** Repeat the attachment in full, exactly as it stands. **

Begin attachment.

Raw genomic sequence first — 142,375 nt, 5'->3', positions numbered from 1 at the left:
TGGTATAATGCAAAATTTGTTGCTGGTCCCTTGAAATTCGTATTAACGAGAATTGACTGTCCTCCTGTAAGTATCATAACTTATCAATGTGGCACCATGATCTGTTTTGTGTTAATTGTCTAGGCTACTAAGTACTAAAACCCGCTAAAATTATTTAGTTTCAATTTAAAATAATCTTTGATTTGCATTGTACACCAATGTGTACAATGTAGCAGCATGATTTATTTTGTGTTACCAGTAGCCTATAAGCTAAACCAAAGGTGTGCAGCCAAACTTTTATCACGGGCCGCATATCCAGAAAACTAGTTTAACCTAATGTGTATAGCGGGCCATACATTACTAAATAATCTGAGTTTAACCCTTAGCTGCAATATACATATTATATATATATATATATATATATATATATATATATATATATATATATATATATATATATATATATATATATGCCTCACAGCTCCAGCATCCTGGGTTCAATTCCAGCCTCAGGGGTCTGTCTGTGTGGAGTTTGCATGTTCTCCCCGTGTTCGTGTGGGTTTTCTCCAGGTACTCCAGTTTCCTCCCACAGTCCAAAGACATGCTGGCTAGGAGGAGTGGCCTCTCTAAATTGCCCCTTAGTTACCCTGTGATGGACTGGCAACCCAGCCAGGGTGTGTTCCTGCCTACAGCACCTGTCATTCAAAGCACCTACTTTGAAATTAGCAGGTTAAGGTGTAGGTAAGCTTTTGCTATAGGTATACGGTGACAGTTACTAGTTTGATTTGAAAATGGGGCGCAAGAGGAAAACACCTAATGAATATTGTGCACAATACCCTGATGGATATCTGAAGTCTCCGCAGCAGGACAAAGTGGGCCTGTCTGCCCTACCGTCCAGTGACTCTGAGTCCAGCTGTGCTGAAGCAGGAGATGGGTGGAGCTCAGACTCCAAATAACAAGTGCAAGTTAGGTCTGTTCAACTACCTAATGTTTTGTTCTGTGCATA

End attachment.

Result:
Raw genomic sequence first — 142,375 nt, 5'->3', positions numbered from 1 at the left:
TGGTATAATGCAAAATTTGTTGCTGGTCCCTTGAAATTCGTATTAACGAGAATTGACTGTCCTCCTGTAAGTATCATAACTTATCAATGTGGCACCATGATCTGTTTTGTGTTAATTGTCTAGGCTACTAAGTACTAAAACCCGCTAAAATTATTTAGTTTCAATTTAAAATAATCTTTGATTTGCATTGTACACCAATGTGTACAATGTAGCAGCATGATTTATTTTGTGTTACCAGTAGCCTATAAGCTAAACCAAAGGTGTGCAGCCAAACTTTTATCACGGGCCGCATATCCAGAAAACTAGTTTAACCTAATGTGTATAGCGGGCCATACATTACTAAATAATCTGAGTTTAACCCTTAGCTGCAATATACATATTATATATATATATATATATATATATATATATATATATATATATATATATATATATATATATATATATATATGCCTCACAGCTCCAGCATCCTGGGTTCAATTCCAGCCTCAGGGGTCTGTCTGTGTGGAGTTTGCATGTTCTCCCCGTGTTCGTGTGGGTTTTCTCCAGGTACTCCAGTTTCCTCCCACAGTCCAAAGACATGCTGGCTAGGAGGAGTGGCCTCTCTAAATTGCCCCTTAGTTACCCTGTGATGGACTGGCAACCCAGCCAGGGTGTGTTCCTGCCTACAGCACCTGTCATTCAAAGCACCTACTTTGAAATTAGCAGGTTAAGGTGTAGGTAAGCTTTTGCTATAGGTATACGGTGACAGTTACTAGTTTGATTTGAAAATGGGGCGCAAGAGGAAAACACCTAATGAATATTGTGCACAATACCCTGATGGATATCTGAAGTCTCCGCAGCAGGACAAAGTGGGCCTGTCTGCCCTACCGTCCAGTGACTCTGAGTCCAGCTGTGCTGAAGCAGGAGATGGGTGGAGCTCAGACTCCAAATAACAAGTGCAAGTTAGGTCTGTTCAACTACCTAATGTTTTGTTCTGTGCATA